Monthly Market Review
Review of markets over August 2021
The global reopening continued in August, with a number of developed markets further lifting restrictions. Economic data was strong, though much of the developed world appears to be at or just past the peak rate of growth, with August’s flash purchasing managers’ indices (PMIs) moderating, yet still at high levels.
On the virus front, the Delta variant continued to spread and daily cases have picked up across the globe. In Europe and the UK, the vaccination programmes have meant that hospitalisations have not risen anywhere near as fast as during the last wave. In the US, hospitalisations have increased more sharply, raising some concerns that the link between infections and hospitalisations has not been as effectively broken there due to lower vaccination take-up. Data out of the UK and Israel also suggests that antibody protection from the vaccines wains after six months, although protection against severe disease, and crucially hospitalisation, still remains high. In response, a number of countries have announced booster programmes to deliver third doses to their populations. For the moment, our base case remains that the global reopening will continue, with the impact of the Delta variant likely to be more evident in ongoing supply chain disruptions rather than a return to economic shutdowns in the developed world.
Global equities delivered total returns of 2.5% in August. Growth stocks benefitted from continued low US yields to post total returns of 3.3%, helping the S&P 500 to deliver returns of 3.0% over August. Emerging market (EM) equities initially stalled under the combination of a tougher stance from Chinese regulators and increased virus concerns, but later rebounded to deliver 2.6% over the month. Global bonds fell by 0.4% with investment grade credit spreads widening and sovereign yields rising moderately. Meanwhile EM debt and high yield credit both delivered positive returns.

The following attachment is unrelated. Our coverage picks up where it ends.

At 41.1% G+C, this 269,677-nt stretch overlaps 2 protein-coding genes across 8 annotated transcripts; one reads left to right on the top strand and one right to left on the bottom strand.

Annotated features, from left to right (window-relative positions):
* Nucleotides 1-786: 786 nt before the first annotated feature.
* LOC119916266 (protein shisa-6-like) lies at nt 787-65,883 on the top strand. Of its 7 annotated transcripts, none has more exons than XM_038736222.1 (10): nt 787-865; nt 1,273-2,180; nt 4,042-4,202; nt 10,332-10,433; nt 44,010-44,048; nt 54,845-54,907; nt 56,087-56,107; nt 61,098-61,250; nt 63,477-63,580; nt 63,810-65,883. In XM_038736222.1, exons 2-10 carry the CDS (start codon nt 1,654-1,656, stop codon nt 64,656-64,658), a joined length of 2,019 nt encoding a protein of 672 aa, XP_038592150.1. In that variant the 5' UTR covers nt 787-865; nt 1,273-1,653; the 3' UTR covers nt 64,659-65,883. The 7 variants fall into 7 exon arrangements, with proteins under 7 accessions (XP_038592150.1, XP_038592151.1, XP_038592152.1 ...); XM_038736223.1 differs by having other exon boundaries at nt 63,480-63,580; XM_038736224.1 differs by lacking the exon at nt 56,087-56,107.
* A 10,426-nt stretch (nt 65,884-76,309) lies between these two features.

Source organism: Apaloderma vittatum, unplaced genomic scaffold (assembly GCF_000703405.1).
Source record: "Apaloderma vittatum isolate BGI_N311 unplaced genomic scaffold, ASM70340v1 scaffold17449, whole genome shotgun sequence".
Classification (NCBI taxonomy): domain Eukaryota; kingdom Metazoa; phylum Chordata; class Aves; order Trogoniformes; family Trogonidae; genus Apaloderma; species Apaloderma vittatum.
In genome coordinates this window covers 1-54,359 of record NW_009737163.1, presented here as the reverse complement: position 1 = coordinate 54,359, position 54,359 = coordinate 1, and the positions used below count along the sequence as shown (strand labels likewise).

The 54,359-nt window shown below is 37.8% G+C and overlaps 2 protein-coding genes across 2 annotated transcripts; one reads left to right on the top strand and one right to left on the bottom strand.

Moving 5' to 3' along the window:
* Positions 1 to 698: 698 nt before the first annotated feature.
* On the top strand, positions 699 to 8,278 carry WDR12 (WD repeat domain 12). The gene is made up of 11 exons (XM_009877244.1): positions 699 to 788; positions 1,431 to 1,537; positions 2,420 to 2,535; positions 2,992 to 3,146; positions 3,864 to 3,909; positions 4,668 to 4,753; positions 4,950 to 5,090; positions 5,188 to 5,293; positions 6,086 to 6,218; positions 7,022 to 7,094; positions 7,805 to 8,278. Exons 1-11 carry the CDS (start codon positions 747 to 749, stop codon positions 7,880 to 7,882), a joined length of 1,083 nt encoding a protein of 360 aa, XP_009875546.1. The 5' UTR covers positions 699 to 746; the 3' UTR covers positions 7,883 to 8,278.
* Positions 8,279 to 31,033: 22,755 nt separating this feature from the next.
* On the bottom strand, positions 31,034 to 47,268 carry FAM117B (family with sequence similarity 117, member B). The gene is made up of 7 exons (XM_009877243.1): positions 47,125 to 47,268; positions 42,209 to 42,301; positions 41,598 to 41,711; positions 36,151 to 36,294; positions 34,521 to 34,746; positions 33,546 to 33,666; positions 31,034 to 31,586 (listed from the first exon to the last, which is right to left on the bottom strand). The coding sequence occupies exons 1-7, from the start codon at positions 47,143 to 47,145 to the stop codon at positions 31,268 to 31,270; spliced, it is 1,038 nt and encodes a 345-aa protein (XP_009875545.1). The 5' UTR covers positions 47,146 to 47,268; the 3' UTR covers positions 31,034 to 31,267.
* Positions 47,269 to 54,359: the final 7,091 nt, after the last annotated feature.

Exhibit 1: Asset class and style returns
August economic data pointed to an economy that, while past the peak rate of growth, is still running hot, and concerns around inflationary pressures continued to build. August’s flash PMIs printed at 61.2 and 55.4 for manufacturing and services, respectively, and the US headline consumer price index (CPI) delivered another bumper print of 5.4% year over year, to stay at decade highs. Under the surface, however, core CPI fell marginally and pressure from a number of areas, such as used cars, which have driven inflation in recent months, appears to be softening. On the other hand, the labour market went from strength to strength. The July jobs report added 943,000 jobs and saw wages rise by 0.4% month over month. This suggests that while headline inflation may begin to ease as transitory factors start to fade, underlying longer-term wage pressures are continuing to build.
Federal Reserve (Fed) Chairman Jerome Powell’s Jackson Hole speech was well received by the markets. The Fed is content with the progress made on inflation, which it still believes will be transitory, and expects the labour market to reach the bar for tapering shortly. We continue to expect an autumn announcement and no change to the timeline for tapering to start around the end of this year. Powell also emphasised that the timeline for tapering is separate to that for rate increases. All eyes will now turn to the September meeting of the Federal Open Market Committee for more news on tapering and the release of the committee’s latest rate forecasts.
In the political arena the Senate passed a bipartisan infrastructure bill that contains USD 550 billion of new spending. The bill has now moved to the House of Representatives where it faces a much tougher battle. Progressive House Democrats are reluctant to support the deal unless it is tied to a much larger USD 3.5 trillion spending bill that the Democrats hope to pass via the budget reconciliation process (relying only on Democrat votes). It is likely that the final package will be agreed in the autumn and end up somewhere between the two figures.
Exhibit 2: World stock market returns